Friday, April 6, 2012

Study reveals grid-like structure within the brain


COLORFUL CONNECTIONS: An image of a primate’s brain shows the structure of neural pathways.


How do you build a brain? In the March 30 issue of Science a team of investigators reports the discovery of a remarkably simple organizational structure in the brains of humans and other primates.

Using advanced imaging technology, the researchers found that pathways carrying neural signals through the brain are arranged not in a disorganized tangle but in a curved, three-dimensional grid. The diffusion spectrum magnetic resonance image below shows this fabric-like, three-dimensional structure in the brain of a rhesus monkey. The same grid-like pattern – in which neural fibers form sheet-like structures that always cross at right angles – also was seen throughout the white matter of the brains of owl monkeys, marmosets, galagos and in human volunteers. 

“I don’t think anyone suspected the brain would have this sort of pervasive geometric pattern,” says Van Wedeen, MD, of the Martinos Center for Biomedical Imaging at the MGH, who led the study. “Although our findings could be described as a new longitude and latitude for the brain, they’re also leading us to an entirely new understanding of how and why the brain is organized the way it is.”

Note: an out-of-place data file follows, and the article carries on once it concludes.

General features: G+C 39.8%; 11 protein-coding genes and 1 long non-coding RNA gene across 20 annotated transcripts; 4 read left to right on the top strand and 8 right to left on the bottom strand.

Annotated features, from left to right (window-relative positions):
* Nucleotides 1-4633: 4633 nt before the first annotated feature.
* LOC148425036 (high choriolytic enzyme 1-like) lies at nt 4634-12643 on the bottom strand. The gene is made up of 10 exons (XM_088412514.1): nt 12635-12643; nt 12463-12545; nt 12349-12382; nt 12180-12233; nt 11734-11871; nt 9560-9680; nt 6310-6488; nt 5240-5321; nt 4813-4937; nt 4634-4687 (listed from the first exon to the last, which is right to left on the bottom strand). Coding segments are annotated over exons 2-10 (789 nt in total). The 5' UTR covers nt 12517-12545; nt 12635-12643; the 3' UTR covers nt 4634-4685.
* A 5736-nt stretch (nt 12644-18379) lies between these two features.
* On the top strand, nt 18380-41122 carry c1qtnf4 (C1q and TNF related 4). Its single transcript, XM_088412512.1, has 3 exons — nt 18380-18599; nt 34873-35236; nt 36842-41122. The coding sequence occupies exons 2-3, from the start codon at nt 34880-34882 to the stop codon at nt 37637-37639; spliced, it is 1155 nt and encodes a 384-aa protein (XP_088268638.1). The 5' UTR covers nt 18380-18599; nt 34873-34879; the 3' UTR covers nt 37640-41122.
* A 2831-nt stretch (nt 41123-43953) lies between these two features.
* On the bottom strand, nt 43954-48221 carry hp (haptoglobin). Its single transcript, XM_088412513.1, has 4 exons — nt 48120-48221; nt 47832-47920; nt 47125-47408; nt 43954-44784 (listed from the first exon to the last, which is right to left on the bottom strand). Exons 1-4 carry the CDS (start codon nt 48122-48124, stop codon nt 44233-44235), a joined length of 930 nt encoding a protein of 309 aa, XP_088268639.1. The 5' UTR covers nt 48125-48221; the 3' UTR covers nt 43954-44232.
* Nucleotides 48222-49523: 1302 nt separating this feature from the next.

Additional co-authors of the Science article are Ruopeng Wang and Guangping Dai, PhD, of the Martinos Center, as well as researchers from Boston University Medical Center, the University of Lausanne in Switzerland, Vanderbilt University and the National Taiwan University College of Medicine. 

Read more articles from the 04/06/12 Hotline issue.

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